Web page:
Mainstream has a duty to vote against BNP
Posted on 1 June 2009 | 11:06am
After posting my blog on the BNP and Diversity yesterday (apologies to Diversity for having them in the same sentence as the BNP) I went for a long bike ride, with the wind behind me all the way back from Chipping Barnet, read a bit, wrote a bit, watched a bit of the French Open before checking on responses to the blog.
The avalanche on Facebook suggested that if only people are exposed to the reality of what the BNP say and stand for, they can be provoked into action.
It was not all one way. Whilst most took the opportunity simply to add their own forms of condemnation, or historical context, there were a few ‘I’m not racist but…’ contributions in there, a few blaming Labour’s record on helping working people (which I can defend against any government record you like to name) and some saying we should not be taking them seriously, all of which provoked fresh debate through the day.
Watch out in the next 24 hours for a letter whose signatories are headed by Gordon Brown, and include sports stars, actors and trade union leaders, urging people to ‘vote for a Great Britain’ in the European elections on Thursday.
The letter celebrates our tolerance and diversity and draws attention to some of the views of racial-hatred-inciting, Holocaust-denying BNP leader Nick Griffin, a man it describes as ‘not only racist but fascist.’ It was obvious to me from some of the comments yesterday that Griffin’s strategy of concealing his extremism has had some effect, helped of course by MPs’ expenses which have created a sense of a political elite divorced from the mainstream majority.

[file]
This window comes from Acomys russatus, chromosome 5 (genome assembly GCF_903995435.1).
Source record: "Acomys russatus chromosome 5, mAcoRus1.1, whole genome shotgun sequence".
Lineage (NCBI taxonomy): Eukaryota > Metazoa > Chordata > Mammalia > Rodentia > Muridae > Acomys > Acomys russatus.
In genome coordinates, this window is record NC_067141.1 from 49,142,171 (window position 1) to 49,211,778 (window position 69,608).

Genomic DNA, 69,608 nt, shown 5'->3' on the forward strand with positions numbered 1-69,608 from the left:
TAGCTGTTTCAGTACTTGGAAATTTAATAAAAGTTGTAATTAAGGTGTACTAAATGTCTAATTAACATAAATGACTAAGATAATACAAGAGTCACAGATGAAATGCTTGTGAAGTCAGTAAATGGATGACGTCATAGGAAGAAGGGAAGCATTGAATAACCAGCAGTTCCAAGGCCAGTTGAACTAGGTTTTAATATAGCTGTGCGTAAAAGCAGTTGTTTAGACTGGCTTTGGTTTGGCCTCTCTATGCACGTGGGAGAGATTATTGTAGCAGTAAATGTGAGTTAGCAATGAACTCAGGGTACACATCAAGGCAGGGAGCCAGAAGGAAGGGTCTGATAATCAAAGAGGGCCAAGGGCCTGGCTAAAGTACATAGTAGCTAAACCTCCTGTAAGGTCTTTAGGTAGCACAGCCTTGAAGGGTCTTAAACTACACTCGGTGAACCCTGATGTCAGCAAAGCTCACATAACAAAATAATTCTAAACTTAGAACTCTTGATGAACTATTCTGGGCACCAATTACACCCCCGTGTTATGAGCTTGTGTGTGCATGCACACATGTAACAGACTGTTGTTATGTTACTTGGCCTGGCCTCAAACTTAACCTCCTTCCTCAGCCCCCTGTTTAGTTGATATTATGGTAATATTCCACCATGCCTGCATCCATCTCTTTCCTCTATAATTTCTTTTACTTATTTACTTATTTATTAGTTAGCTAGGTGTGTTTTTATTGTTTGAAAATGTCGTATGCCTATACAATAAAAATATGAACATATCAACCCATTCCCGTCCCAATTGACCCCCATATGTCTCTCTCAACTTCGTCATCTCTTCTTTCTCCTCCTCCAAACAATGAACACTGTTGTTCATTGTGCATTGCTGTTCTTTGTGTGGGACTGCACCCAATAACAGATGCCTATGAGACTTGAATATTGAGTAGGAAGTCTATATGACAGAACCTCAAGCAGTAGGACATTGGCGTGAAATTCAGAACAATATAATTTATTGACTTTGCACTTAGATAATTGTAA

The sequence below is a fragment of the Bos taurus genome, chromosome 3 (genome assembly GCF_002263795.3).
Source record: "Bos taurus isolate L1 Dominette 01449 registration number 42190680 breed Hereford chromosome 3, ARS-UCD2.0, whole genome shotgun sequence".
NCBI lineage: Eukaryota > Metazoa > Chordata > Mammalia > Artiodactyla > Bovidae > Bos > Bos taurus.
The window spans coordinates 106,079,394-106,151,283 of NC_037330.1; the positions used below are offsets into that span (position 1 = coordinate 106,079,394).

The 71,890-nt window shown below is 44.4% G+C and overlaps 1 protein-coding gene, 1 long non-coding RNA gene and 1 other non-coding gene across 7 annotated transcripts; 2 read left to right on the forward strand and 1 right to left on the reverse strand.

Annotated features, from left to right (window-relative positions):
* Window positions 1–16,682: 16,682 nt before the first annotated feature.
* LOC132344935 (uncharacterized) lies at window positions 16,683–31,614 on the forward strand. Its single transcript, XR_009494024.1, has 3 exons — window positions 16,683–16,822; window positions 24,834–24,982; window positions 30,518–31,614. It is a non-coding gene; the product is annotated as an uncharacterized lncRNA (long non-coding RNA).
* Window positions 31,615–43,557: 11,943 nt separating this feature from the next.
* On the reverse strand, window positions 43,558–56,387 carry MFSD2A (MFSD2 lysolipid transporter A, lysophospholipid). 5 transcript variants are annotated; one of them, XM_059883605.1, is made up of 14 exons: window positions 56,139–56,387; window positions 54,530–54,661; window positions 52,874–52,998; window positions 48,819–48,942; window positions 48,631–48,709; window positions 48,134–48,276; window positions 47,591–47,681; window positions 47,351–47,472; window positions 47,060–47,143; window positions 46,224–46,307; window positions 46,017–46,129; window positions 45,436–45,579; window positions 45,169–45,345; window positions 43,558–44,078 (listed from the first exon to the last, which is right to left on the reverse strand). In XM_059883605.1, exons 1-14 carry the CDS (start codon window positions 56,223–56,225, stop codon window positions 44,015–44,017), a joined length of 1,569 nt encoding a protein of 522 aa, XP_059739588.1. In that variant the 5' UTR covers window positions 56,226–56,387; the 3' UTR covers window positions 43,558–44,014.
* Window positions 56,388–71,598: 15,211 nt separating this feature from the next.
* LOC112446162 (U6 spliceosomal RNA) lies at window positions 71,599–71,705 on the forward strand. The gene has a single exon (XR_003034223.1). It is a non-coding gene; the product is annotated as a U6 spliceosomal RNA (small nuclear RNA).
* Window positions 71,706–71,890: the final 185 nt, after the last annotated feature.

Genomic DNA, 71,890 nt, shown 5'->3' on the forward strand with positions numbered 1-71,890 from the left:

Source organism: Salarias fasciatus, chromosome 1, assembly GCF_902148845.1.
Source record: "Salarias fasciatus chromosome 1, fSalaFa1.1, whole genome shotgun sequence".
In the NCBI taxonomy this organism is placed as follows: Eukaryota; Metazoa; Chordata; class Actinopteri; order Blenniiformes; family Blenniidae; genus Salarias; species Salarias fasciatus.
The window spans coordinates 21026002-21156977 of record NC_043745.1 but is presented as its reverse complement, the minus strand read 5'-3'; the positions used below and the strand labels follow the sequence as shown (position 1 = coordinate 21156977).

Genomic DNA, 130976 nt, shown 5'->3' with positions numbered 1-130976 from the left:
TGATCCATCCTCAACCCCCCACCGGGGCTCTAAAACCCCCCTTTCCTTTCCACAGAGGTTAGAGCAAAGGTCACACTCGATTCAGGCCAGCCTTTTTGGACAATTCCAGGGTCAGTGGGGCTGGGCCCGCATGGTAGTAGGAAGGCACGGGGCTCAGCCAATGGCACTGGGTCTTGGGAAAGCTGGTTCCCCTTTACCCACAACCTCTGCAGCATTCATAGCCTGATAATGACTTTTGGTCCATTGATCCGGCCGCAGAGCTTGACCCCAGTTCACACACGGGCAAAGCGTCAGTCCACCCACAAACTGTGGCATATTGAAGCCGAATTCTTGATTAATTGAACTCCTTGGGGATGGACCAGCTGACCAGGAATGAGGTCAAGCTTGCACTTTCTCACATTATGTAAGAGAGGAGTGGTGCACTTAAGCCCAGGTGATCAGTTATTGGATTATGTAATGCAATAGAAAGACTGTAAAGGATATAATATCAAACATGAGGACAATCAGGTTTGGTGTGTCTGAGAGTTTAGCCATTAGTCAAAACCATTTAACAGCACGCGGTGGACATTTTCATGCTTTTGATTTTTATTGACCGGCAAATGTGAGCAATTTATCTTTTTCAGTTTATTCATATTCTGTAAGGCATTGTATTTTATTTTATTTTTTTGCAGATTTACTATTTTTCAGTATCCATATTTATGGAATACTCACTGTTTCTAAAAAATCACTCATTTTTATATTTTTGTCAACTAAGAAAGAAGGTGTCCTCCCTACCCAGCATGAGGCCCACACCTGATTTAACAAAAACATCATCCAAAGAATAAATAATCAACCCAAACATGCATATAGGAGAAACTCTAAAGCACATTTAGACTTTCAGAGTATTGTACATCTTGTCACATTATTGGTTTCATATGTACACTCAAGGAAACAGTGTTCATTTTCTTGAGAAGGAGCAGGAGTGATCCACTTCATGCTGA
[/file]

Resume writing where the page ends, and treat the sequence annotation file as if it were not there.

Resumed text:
I would argue that it is extremism and fascism that is divorced from the mainstream, and which the mainstream has to defeat, by voting against the BNP on Thursday.
** I can’t let the morning go by without pointing out that had a Labour Cabinet minister been responsible for the expenses claims of David Cameron, both wisteria clearance and second home allowance, we would have heard an awful lot more of it.
In an explanation so convoluted I don’t have the time or the will to put it up here in full, Dave insists he has done nothing wrong, that the taxpayer has had value for money and if his party’s scrutiny committee thinks he should pay it back he will. That would be the three-man scrutiny committee with his chief whip and his chief of staff on it. Some ‘new politics’ eh?